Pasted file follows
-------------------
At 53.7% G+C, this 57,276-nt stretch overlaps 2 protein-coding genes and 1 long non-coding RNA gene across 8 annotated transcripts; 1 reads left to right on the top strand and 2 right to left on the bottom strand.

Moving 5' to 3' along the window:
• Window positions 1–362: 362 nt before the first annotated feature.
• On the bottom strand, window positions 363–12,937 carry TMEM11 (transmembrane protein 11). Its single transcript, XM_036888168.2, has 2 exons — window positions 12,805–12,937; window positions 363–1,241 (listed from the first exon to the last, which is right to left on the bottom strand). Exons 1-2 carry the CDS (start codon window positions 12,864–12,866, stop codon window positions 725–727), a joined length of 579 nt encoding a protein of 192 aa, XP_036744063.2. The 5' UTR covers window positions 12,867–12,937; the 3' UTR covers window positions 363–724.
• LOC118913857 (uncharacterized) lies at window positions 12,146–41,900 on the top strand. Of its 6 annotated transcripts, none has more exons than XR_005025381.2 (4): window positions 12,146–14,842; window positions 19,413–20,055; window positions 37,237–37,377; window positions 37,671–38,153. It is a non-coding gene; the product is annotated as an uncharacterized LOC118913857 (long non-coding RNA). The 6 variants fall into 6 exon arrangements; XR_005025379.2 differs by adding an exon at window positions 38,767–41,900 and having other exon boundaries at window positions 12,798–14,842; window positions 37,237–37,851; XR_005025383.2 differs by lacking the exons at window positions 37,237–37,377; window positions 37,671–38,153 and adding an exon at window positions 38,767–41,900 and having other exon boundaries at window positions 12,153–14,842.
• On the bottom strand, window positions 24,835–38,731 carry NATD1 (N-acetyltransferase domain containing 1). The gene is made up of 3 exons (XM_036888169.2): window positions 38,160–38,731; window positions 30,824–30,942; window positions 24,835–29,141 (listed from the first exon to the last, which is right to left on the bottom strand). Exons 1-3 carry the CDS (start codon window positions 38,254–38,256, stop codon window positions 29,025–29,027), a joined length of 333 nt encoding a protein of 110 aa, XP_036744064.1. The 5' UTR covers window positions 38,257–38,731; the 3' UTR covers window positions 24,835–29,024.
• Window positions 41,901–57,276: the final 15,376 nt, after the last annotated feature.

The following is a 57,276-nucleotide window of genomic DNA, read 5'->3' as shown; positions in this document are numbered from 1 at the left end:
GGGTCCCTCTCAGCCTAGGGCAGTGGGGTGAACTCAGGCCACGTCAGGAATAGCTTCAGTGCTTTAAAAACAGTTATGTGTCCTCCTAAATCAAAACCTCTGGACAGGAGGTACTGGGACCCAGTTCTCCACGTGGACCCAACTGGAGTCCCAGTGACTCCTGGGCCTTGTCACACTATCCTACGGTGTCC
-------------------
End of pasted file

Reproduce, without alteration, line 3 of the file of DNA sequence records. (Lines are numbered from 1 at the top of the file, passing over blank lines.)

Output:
• Window positions 1–362: 362 nt before the first annotated feature.